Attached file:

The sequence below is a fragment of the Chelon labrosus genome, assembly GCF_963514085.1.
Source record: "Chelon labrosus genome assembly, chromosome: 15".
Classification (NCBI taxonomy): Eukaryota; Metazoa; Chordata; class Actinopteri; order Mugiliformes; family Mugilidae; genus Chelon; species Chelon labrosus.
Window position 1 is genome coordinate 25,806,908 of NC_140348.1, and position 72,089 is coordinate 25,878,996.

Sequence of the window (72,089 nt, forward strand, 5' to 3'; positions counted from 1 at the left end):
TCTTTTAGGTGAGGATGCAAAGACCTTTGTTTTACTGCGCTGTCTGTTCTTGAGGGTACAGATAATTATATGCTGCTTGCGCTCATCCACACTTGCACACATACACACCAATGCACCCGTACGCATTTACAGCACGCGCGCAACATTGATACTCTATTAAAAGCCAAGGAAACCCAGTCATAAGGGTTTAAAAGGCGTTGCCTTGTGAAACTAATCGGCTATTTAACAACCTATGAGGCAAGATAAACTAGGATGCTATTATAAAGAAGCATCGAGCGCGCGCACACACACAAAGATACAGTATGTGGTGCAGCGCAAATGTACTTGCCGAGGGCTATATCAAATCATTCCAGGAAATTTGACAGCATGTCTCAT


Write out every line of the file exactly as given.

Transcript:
The sequence below is a fragment of the Chelon labrosus genome, assembly GCF_963514085.1.
Source record: "Chelon labrosus genome assembly, chromosome: 15".
Classification (NCBI taxonomy): Eukaryota; Metazoa; Chordata; class Actinopteri; order Mugiliformes; family Mugilidae; genus Chelon; species Chelon labrosus.
Window position 1 is genome coordinate 25,806,908 of NC_140348.1, and position 72,089 is coordinate 25,878,996.

Sequence of the window (72,089 nt, forward strand, 5' to 3'; positions counted from 1 at the left end):
TCTTTTAGGTGAGGATGCAAAGACCTTTGTTTTACTGCGCTGTCTGTTCTTGAGGGTACAGATAATTATATGCTGCTTGCGCTCATCCACACTTGCACACATACACACCAATGCACCCGTACGCATTTACAGCACGCGCGCAACATTGATACTCTATTAAAAGCCAAGGAAACCCAGTCATAAGGGTTTAAAAGGCGTTGCCTTGTGAAACTAATCGGCTATTTAACAACCTATGAGGCAAGATAAACTAGGATGCTATTATAAAGAAGCATCGAGCGCGCGCACACACACAAAGATACAGTATGTGGTGCAGCGCAAATGTACTTGCCGAGGGCTATATCAAATCATTCCAGGAAATTTGACAGCATGTCTCAT